“Above all, however, Kay is known for the Dynabook — his decades-old vision of a portable suite of hardware, software, programming tools and services which would add up to the ultimate creative environment for kids of all ages,” McCracken reports. “Kay says that some gadgets with superficial Dynabook-like qualities, such as the iPad, have not only failed to realize the Dynabook dream, but have in some senses betrayed it. That’s one of the points he makes in this interview, conducted by computer historian David Greelish…”
For all media, the original intent [of the Dynabook] was “symmetric authoring and consuming.” Isn’t it crystal clear that this last and most important service is quite lacking in today’s computing for the general public? Apple with the iPad and iPhone goes even further and does not allow children to download an Etoy made by another child somewhere in the world. This could not be farther from the original intentions of the entire ARPA-IPTO/PARC community in the ’60s and ’70s.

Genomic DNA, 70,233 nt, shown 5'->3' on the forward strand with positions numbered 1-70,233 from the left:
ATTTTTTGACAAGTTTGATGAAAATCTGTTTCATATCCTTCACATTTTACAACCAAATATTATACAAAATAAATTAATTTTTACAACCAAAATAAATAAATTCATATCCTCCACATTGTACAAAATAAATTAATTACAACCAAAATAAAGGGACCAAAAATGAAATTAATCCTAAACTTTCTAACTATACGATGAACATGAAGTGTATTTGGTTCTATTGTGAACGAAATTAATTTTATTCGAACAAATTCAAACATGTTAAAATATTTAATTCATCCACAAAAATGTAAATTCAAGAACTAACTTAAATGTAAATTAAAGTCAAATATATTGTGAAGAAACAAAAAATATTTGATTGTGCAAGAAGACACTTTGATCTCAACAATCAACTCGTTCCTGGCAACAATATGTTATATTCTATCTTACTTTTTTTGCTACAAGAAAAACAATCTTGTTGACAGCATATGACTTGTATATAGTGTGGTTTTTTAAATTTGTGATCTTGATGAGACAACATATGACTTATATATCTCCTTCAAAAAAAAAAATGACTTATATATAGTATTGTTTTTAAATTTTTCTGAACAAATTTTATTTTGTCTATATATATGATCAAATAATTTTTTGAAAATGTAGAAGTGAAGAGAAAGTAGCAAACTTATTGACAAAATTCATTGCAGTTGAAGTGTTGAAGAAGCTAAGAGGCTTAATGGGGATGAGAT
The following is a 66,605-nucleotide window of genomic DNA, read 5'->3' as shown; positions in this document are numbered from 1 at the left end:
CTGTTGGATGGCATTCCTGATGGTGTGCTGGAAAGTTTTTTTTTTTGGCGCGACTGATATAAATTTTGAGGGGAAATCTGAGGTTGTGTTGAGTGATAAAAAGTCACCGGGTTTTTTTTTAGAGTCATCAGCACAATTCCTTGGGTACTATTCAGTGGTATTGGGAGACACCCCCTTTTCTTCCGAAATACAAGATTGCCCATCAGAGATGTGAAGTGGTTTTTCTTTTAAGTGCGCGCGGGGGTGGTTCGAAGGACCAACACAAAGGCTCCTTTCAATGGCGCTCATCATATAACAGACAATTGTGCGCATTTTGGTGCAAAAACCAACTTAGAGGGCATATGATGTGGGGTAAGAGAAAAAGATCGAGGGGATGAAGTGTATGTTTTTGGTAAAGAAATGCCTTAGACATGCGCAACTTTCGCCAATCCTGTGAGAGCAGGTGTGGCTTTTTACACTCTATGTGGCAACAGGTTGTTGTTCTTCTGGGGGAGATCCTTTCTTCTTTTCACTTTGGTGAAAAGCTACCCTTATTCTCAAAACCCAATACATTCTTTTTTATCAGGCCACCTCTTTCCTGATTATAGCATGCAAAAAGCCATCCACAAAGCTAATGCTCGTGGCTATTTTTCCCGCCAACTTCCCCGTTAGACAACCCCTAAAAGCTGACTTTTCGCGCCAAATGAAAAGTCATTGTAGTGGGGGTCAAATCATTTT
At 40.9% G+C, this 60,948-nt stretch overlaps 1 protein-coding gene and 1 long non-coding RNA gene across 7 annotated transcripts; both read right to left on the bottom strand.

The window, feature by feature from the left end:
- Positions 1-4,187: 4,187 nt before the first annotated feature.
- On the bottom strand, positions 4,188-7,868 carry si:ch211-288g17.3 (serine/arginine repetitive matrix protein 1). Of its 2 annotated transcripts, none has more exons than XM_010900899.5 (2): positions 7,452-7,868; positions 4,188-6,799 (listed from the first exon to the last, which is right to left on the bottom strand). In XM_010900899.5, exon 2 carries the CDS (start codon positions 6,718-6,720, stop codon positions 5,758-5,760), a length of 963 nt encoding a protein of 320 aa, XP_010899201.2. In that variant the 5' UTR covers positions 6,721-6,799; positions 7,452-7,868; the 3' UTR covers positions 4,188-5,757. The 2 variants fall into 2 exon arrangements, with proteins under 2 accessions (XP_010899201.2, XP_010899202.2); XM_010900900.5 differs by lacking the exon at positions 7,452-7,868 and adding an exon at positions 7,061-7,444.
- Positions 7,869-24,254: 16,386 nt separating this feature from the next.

Apple’s reasons for this are mostly bogus, and to the extent that security is an issue, what is insecure are the OSes supplied by the vendors (and the insecurities are the result of their own bad practices — they are not necessary)…
The current day UIs derived from the PARC-GUI [the interface developed in the 1970s by Kay and his colleagues at Xerox’s Palo Alto Research Center] have many flaws, including those that were in the PARC-GUI in the first place. In addition, there have been backslidings — for example, even though multitouch is a good idea (pioneered by Nicholas Negroponte’s ARCH-MAC group [a predecessor of MIT’s Media Lab] in the late ’70s), much of the iPad UI is very poor in a myriad of ways. – Alan Kay
Read more in the full article here.
MacDailyNews Take: And, “the original intentions of the entire ARPA-IPTO/PARC community in the ’60s and ’70s” are sacrosanct in 2013 because…?